Jean-Jacques Kantorow has been music director of the
Tapiola Sinfonietta for nearly ten years. Here he features as violin
soloist in the two concertante pieces, and as conductor in the Spartacus
Overture. The latter was composed in 1863 to precede a new play by Alphonse
Pagès on the familiar story; but without the availability of
Kirk Douglas it soon dropped from the repertory. So too did the music,
though as ever with Saint-Saëns the construction is sound and the
scoring is always appropriate - at times vivid too. But in truth the
music lacks a distinctive personality, since there are no memorable
themes and its manner is not compelling in the dramatic sense. Although
the playing is good, the recorded sound is not as colourful as the BIS
engineers can conjure, so this must be counted only a muted success.
The musical style of Saint-Saëns tended in the
direction of elegance, wit and sophistication rather than towards either
modernism or emotional turbulence. And no composer since Beethoven has
shown so consistent an interest in the concerto, for he was a master
of the art of balancing a solo instrument with the orchestra.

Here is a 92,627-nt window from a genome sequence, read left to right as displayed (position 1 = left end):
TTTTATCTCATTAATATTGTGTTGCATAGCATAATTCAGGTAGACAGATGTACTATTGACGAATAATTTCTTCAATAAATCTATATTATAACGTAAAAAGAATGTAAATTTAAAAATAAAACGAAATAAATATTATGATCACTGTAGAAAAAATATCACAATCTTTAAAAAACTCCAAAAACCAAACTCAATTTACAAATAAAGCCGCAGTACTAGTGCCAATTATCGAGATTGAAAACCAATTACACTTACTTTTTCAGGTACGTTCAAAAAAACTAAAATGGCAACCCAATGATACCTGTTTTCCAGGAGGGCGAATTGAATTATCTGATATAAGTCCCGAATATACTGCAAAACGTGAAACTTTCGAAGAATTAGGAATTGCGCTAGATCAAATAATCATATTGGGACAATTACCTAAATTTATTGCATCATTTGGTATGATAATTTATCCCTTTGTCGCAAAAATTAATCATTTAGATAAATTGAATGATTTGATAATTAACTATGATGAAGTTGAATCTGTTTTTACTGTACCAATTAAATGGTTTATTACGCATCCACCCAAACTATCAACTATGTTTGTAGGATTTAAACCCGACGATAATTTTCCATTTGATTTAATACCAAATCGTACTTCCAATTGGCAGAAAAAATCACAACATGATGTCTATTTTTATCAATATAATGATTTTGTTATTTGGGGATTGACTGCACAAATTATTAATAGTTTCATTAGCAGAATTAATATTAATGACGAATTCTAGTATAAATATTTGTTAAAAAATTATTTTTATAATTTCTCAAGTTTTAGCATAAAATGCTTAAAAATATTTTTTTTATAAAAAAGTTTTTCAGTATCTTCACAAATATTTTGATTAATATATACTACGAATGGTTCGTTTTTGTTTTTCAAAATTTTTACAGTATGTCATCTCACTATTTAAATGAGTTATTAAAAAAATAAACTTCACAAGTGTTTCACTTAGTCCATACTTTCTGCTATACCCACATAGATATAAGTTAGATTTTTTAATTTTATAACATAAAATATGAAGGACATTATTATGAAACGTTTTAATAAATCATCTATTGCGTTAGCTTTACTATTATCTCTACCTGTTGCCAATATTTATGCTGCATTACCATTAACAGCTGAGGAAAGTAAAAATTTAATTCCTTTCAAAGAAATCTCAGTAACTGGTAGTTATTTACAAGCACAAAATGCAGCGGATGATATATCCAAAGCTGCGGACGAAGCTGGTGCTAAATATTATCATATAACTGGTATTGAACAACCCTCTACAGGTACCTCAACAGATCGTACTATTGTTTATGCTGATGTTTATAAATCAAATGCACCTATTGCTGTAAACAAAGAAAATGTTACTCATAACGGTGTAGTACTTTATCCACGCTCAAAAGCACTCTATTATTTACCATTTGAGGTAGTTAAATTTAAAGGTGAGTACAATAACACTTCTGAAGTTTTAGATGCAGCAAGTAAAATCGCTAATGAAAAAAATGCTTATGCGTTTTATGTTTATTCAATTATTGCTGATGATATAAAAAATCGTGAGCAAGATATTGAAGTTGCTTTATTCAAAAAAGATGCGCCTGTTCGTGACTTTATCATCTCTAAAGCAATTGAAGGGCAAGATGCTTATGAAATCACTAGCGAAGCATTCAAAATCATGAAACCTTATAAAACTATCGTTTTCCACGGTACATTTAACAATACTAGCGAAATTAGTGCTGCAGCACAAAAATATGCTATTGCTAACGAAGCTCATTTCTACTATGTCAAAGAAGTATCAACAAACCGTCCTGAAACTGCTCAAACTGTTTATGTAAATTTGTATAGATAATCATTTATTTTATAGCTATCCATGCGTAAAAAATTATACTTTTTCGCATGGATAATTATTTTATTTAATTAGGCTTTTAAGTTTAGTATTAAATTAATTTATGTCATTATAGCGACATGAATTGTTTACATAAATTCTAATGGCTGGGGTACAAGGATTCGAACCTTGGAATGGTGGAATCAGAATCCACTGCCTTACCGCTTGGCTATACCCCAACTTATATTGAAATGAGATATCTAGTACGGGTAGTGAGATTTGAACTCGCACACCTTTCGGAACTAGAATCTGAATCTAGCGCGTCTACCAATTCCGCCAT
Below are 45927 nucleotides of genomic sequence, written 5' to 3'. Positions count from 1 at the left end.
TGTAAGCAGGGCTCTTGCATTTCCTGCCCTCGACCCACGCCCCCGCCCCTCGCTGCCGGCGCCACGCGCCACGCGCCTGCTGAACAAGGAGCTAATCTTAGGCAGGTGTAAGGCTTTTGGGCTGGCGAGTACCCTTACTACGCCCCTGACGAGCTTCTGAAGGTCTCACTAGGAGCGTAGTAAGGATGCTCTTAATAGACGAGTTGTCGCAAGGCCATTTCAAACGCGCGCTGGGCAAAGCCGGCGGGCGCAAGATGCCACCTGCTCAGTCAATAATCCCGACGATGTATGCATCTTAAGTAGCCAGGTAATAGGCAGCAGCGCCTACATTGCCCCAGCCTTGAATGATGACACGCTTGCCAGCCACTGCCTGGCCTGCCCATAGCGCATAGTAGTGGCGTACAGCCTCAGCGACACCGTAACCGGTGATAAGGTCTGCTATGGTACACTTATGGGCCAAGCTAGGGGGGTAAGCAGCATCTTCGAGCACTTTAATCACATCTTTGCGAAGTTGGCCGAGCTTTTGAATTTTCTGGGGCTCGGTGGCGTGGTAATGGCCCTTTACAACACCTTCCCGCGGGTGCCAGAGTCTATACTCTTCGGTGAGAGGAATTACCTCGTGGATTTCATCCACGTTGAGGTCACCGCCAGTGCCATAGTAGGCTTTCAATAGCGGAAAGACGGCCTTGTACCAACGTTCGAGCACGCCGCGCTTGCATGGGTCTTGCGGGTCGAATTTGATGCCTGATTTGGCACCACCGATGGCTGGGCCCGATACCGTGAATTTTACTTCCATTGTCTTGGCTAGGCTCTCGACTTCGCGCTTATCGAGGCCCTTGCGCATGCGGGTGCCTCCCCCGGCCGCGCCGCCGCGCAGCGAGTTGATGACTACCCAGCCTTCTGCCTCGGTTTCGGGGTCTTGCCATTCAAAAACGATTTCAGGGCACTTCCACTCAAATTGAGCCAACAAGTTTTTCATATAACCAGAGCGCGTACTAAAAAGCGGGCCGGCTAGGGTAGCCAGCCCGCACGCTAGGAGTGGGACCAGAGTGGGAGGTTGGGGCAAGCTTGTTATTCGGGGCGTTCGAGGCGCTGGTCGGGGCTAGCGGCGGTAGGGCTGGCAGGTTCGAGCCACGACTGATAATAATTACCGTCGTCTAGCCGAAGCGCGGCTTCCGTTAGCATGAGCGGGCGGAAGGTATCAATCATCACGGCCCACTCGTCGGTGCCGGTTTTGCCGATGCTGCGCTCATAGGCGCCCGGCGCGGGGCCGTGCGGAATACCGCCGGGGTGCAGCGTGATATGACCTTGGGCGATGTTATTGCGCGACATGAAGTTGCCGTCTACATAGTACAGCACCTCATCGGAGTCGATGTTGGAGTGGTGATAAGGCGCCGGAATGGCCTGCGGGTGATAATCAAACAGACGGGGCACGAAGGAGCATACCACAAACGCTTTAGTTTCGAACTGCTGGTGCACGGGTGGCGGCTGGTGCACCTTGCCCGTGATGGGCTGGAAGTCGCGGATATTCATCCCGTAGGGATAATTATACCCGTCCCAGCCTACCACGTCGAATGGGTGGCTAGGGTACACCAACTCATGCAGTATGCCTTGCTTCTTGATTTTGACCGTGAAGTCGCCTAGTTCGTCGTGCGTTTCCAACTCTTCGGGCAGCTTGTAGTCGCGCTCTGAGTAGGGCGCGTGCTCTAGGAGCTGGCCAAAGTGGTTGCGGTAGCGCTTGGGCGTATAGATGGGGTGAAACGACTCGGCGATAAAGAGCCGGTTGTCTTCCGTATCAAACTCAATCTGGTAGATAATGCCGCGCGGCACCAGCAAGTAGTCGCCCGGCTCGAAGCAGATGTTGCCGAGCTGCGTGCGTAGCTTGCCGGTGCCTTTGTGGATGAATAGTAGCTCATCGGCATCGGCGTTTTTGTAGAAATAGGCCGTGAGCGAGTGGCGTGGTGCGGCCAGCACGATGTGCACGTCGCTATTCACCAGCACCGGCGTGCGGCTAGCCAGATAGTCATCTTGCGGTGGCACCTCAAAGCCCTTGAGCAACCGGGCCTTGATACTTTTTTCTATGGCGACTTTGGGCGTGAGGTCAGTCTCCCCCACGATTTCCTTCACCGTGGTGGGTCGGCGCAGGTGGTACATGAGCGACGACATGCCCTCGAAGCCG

Of the three violin concertos of Saint-Saëns,
only the Third has achieved a regular position around the concert halls
of the world, and it is rare indeed to encounter either of the others.
Since we all tend to operate on the assumption that music we don't know
is music we don't need to know, it is pleasing to report just what a
good piece the Violin Concerto No. 2 is. It begins really strongly,
with a compelling rhythmic pulse which sets the agenda for the whole
of the first movement. Kantorow clearly cares about this music and sustains
elegant lines and virtuoso figurations as appropriate. The expressive
slow movement leads directly into the capricious finale, and this performance
is well worth hearing. For Kantorow and BIS do Saint-Saëns a real
favour by exposing some splendid music which has been under-valued.
The Concerto dates from 1858, La Muse et le Poète
for violin, cello and orchestra, from a full fifty years later. The
beautiful opening of this single-movement duo concertante is a really
special inspiration, but alas the quality of invention is not sustained
throughout the work's fifteen-minute duration. Again the playing of
both soloists and orchestra is skilful and dedicated, the recording
good though not outstanding.